giles hardy

Honey possums on the hunt for sweet nectar and pollen

October 10th, 2016

Honey possum

Tiny marsupials endemic to WA's south west show resilience in the face of disappearing food and shelter, a Murdoch University study suggests.

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Climate change is killing our trees

November 30th, 2015

Forest dieback caused by an extreme drought and multiple heatwaves in 2010 and early 2011 in the Northern Jarrah Forest region in south west Western Australia. Photo: George Matusick, May 2011

In a report released by the Ecological Society of Australia, Dr Niels Brouwers and colleagues from Murdoch University and Macquarie University suggest that changes in climate are killing trees, and reducing tree growth and health.

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Federal Government backs Murdoch research projects

July 10th, 2015

Exchange photo

Murdoch University has been awarded more than $1.5 million in the latest round of the Australian Research Council’s (ARC) Linkage Projects scheme.

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Murdoch conference draws attention to ongoing dieback fight

July 17th, 2014

The effects of the devastating plant disease Phytophthora dieback, a concern for the south-west of Western Australia and internationally, will be highlighted at the 13th annual Dieback Information Group (DIG) conference Murdoch University on Friday, July 18.

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New tree app to help WA forests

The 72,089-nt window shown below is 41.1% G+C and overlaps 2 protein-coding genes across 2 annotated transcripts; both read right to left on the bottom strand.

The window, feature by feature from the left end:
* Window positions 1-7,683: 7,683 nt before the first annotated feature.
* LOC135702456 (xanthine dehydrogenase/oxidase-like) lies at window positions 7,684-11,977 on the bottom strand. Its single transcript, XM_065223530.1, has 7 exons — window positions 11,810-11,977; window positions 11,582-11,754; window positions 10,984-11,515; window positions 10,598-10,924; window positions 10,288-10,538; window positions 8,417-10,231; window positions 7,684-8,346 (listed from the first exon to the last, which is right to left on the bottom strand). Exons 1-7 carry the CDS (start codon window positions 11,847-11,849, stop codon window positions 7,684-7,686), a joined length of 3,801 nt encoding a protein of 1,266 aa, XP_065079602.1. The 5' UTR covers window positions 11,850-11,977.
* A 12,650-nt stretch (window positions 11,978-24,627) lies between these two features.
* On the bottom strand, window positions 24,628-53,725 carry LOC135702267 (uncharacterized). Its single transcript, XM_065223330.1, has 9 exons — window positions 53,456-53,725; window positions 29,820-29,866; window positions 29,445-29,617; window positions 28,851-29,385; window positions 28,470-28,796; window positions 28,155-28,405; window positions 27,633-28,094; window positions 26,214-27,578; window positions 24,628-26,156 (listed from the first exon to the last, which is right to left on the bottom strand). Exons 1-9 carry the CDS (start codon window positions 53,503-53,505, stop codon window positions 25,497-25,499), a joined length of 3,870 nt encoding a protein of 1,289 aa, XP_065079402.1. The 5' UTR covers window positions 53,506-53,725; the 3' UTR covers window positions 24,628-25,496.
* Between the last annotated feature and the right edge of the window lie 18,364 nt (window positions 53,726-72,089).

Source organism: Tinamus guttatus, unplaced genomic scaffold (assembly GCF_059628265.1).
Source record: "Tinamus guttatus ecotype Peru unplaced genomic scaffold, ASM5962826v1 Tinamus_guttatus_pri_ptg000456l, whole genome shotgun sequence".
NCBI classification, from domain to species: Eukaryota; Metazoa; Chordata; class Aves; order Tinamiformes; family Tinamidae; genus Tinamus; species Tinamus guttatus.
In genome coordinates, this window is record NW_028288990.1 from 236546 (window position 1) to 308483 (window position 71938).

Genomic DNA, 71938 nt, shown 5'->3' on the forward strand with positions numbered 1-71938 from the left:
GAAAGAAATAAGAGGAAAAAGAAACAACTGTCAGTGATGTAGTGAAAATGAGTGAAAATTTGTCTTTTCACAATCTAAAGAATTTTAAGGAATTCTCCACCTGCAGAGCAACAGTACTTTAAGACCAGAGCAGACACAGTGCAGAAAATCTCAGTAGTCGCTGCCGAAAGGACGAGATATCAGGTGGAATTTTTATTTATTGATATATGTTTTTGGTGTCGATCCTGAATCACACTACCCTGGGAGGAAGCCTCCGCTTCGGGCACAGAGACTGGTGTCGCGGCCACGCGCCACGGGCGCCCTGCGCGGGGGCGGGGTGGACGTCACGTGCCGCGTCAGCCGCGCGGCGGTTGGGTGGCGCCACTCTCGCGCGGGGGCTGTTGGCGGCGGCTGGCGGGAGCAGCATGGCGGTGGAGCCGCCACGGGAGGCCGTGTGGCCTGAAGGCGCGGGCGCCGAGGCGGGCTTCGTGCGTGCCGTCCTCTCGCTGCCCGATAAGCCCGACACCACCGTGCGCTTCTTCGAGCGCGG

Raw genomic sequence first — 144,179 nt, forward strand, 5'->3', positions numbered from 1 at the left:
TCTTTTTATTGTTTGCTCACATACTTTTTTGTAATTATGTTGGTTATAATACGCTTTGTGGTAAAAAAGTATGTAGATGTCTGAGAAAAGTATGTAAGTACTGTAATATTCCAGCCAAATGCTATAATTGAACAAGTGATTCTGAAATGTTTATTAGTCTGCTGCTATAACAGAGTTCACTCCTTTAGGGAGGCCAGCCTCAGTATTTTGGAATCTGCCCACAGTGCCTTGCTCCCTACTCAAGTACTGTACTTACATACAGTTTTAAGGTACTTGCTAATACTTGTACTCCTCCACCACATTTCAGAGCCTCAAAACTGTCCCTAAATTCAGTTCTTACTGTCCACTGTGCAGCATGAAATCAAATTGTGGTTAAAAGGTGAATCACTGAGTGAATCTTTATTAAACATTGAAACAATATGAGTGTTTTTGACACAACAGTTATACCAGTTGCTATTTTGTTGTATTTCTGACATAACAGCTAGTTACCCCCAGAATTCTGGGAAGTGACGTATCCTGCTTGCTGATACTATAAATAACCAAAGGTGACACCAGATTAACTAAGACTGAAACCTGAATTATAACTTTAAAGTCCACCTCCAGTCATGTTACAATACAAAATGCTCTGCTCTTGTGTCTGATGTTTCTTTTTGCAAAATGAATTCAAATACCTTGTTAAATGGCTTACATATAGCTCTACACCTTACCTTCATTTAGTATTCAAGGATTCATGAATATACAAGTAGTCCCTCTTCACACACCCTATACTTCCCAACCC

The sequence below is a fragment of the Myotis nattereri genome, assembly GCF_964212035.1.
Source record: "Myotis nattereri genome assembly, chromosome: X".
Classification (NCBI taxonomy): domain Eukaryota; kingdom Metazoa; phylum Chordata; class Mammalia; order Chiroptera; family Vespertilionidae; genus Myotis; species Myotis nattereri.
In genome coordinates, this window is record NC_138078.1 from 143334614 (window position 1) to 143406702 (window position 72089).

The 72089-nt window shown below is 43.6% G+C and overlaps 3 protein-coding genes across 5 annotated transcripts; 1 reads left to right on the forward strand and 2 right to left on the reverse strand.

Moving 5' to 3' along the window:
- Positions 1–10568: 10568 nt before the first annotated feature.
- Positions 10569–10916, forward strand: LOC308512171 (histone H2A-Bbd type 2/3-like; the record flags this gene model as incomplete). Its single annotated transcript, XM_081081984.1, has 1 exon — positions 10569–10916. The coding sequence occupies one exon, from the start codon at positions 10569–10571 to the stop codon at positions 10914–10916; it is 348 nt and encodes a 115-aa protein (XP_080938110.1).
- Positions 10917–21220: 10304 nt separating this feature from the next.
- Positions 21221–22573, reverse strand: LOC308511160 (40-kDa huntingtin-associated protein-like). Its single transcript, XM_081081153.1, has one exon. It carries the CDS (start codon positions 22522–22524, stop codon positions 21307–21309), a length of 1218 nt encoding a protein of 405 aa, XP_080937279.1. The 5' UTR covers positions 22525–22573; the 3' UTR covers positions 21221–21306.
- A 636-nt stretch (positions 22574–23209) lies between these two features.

December 10th, 2013

The public is invited to download a new smartphone application to record marri canker and Quambalaria shoot blight (QSB) from Geraldton to Albany.

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Phytophthora dieback conference looks at Blue Mountains and ‘graveyard sites’

July 9th, 2012

The 11th annual Dieback Information Group (DIG) conference is setting its sights on ways to protect Australia’s most cherished landscapes.

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Marri research gets ARC funding

July 6th, 2012

Murdoch University's State Centre of Excellence for Climate Change, Woodland and Forest Health has been awarded a three-year ARC linkage grant.

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Act early, act local to save threatened landscapes

February 22nd, 2012

Australians have been urged to “act early, act local” to save large tracts of the Australian landscape from shifting into radically-altered states.

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